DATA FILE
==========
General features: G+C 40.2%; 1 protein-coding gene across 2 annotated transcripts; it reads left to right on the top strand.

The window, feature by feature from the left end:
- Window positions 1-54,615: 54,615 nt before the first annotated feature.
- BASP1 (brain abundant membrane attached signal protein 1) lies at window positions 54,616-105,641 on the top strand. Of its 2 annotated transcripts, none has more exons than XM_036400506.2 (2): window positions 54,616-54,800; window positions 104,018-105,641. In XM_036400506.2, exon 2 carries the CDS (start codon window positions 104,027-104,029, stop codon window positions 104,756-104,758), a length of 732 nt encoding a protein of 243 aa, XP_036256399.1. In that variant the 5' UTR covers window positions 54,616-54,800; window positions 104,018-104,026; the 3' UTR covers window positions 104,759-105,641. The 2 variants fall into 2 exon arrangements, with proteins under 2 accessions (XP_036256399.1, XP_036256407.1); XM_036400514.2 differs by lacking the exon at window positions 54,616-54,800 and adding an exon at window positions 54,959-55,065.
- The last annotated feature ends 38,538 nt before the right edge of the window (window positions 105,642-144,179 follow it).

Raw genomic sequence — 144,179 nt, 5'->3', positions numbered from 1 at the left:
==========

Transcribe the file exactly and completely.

General features: G+C 40.2%; 1 protein-coding gene across 2 annotated transcripts; it reads left to right on the top strand.

The window, feature by feature from the left end:
- Window positions 1-54,615: 54,615 nt before the first annotated feature.
- BASP1 (brain abundant membrane attached signal protein 1) lies at window positions 54,616-105,641 on the top strand. Of its 2 annotated transcripts, none has more exons than XM_036400506.2 (2): window positions 54,616-54,800; window positions 104,018-105,641. In XM_036400506.2, exon 2 carries the CDS (start codon window positions 104,027-104,029, stop codon window positions 104,756-104,758), a length of 732 nt encoding a protein of 243 aa, XP_036256399.1. In that variant the 5' UTR covers window positions 54,616-54,800; window positions 104,018-104,026; the 3' UTR covers window positions 104,759-105,641. The 2 variants fall into 2 exon arrangements, with proteins under 2 accessions (XP_036256399.1, XP_036256407.1); XM_036400514.2 differs by lacking the exon at window positions 54,616-54,800 and adding an exon at window positions 54,959-55,065.
- The last annotated feature ends 38,538 nt before the right edge of the window (window positions 105,642-144,179 follow it).

Raw genomic sequence — 144,179 nt, 5'->3', positions numbered from 1 at the left: